Earlier this week, NATO made some shocking announcements.
No, not that NATO, we’re talking about the National Alliance of Theater Owners.
On Wednesday, the organization revealed that the national average movie ticket price for 2017 rose 3.7 percent year-over-year to $8.93, per TheWrap. In 2016, the average cost was $8.65.
In addition, NATO also estimates that 1.23 billion tickets were sold, which would mark the lowest total since 1993. At that time, Jurassic Park was the highest-grossing film of the year and an estimated 1.24 billion tickets were sold.
According to The Numbers, domestic ticket sales have been on the decline since 2002, while inflation has helped box office numbers climb overall.
All of that begs the question: Should the film industry adjust what metrics it uses to gauge success? What does it a matter if a movie is breaking box office records, while attracting fewer and fewer actual audience members?
“It’s worth noting that along with ticket price inflation there has been technology inflation of sorts that has created modes of competition never imagined at the dawn of cinema or even a decade or two ago and the fact that moviegoing is as strong as it is today in the face of that increased competition is a testatment to the singularity and allure of the big screen movie theater experience,” Paul Dergarabedian, senior media analyst at comScore, told Observer.
He continued: “There is no denying that the small screen experience is not to be underestimated and that the theater industry needs to get creative and innovative to keep people coming back to the movie theater. Additionally, it is essential that the movies have to be top notch since the writing and production values on the small screen are operating at such a high level and audiences have grown accustomed to that quality and big screen films have to be seen as having at least as high of a level of excellence.”
NATO’s findings would seem to support this as well as an uncharacteristically dry summer helped to drag down 2017’s overall numbers while early and late year surprise hits perked totals back up.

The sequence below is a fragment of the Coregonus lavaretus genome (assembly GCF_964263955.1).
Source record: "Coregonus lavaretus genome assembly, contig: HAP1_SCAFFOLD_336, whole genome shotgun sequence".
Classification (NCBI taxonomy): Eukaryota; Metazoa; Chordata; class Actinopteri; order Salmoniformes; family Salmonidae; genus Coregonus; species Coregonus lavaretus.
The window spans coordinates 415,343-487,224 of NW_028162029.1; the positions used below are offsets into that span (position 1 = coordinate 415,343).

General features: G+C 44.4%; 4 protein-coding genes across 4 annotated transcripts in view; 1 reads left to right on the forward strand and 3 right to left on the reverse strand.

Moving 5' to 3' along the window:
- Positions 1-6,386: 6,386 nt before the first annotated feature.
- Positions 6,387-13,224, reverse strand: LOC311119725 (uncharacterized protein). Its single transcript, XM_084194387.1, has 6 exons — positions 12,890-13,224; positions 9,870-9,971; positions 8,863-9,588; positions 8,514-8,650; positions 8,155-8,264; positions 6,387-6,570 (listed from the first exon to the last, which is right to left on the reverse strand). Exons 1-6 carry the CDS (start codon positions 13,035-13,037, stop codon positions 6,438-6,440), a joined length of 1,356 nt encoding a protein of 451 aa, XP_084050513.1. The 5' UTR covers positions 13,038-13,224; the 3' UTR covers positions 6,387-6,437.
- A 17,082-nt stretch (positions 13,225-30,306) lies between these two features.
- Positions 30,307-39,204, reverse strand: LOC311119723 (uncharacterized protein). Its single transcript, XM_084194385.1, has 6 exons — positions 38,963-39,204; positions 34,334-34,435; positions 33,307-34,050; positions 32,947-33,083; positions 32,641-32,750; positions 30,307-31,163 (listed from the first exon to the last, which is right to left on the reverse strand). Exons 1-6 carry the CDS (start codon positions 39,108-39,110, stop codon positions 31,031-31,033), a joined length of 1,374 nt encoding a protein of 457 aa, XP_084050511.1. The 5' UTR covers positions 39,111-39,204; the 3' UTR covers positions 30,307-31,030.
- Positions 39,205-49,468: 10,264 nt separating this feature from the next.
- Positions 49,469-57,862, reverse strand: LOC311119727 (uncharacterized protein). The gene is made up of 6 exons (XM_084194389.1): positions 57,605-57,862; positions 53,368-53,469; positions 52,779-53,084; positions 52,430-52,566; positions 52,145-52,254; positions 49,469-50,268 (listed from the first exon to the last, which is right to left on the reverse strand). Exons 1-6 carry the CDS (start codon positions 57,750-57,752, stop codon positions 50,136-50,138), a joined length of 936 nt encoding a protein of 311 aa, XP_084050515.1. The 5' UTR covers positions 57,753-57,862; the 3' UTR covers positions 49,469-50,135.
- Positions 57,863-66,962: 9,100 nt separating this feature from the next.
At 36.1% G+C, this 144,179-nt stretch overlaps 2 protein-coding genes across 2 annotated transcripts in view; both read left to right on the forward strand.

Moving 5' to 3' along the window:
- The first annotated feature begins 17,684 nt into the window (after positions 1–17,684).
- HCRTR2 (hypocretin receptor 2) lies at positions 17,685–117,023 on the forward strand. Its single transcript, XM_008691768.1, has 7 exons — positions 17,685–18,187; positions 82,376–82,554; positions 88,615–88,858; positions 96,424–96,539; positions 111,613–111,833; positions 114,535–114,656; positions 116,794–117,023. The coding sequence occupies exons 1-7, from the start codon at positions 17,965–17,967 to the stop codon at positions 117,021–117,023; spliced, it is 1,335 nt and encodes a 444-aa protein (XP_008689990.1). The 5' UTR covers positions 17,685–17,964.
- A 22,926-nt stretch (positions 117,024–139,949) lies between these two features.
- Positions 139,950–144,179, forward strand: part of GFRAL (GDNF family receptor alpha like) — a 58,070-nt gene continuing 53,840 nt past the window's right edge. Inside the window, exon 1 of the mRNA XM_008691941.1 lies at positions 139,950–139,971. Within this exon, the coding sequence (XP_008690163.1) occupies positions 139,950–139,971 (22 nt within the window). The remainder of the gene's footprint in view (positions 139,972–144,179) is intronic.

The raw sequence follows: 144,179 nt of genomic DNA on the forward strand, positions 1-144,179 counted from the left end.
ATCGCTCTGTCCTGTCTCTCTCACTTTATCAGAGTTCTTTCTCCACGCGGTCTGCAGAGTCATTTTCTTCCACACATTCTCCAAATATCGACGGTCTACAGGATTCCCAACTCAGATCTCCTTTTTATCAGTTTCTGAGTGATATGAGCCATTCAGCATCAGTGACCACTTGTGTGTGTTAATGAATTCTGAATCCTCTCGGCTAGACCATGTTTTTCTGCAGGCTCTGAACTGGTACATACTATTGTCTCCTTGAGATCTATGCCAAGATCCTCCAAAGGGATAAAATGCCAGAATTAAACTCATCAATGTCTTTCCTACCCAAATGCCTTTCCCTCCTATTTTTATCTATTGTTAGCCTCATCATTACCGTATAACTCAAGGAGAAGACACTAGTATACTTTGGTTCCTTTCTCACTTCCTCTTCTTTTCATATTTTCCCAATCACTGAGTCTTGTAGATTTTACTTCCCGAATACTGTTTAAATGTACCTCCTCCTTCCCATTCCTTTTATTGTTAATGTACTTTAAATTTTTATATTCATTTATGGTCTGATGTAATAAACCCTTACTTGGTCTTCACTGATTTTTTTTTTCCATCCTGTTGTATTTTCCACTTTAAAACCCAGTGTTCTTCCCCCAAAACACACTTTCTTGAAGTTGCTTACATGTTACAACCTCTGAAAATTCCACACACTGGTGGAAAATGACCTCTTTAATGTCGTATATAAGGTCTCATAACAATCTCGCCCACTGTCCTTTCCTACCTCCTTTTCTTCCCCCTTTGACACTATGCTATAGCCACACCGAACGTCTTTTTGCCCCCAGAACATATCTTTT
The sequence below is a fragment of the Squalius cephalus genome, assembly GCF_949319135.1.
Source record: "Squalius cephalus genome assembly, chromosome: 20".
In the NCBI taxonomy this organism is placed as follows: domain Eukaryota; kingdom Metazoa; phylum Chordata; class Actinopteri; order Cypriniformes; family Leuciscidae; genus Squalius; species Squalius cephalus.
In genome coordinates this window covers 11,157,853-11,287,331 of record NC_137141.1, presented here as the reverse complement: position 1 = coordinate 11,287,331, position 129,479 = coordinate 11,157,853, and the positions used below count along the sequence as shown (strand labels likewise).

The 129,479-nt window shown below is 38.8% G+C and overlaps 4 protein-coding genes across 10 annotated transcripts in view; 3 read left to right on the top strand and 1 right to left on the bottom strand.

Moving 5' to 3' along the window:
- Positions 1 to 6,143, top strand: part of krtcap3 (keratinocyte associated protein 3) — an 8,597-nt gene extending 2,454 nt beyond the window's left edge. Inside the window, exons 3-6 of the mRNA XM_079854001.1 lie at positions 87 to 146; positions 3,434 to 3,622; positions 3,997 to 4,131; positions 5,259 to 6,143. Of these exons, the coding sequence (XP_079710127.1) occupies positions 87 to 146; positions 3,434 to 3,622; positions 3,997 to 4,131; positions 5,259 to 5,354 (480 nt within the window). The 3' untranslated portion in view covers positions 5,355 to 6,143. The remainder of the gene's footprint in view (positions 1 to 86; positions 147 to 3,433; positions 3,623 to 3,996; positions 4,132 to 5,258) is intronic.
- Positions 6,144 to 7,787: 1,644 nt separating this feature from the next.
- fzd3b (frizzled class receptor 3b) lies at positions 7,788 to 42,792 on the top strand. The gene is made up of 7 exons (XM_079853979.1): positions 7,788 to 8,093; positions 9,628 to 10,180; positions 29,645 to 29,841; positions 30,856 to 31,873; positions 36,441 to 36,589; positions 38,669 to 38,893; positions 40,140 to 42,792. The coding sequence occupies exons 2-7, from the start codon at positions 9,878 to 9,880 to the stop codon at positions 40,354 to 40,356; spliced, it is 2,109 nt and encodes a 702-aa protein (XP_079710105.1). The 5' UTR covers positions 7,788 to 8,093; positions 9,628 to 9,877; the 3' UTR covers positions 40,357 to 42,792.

“2017 highlighted once again the importance of a balanced, 52 week movie calendar,” NATO said in its analysis. “A record Q1 (in box office and admissions) was offset by a disappointing summer, with a range of sequels that were not embraced by audiences in the numbers we are accustomed to. Summer 2017 was 92 million admissions short of summer 2016. An unusually empty August accounted for half of summer 2017’s shortfall. Q4 2017 was nearly equal to Q4 2016, with 315 million tickets sold, compared to 319 million.”
Though it was the third straight year that the box office exceeded $11 billion, holiday weekends such as Memorial Day and Labor Day saw historic lows. The entire 2017 slate was pocked with expensive misses such as Baywatch, mother!, Suburbicon and Justice League. However, March and September saw big leaps thanks to Beauty and the Beast, Logan and It.
Will the box office numbers and attendance rebound this year?
The 2018 schedule is dominated by big budget franchises with some highly-anticipated films on the way. But with high expectations can come crushing falls. Will the bad buzz around Disney and Lucasfilm’s Solo: A Star Wars Story sink it before it hits screens? What happens if Avengers: Infinity War slightly disappoints like Age of Ultron?
We’ll just have to wait to find out.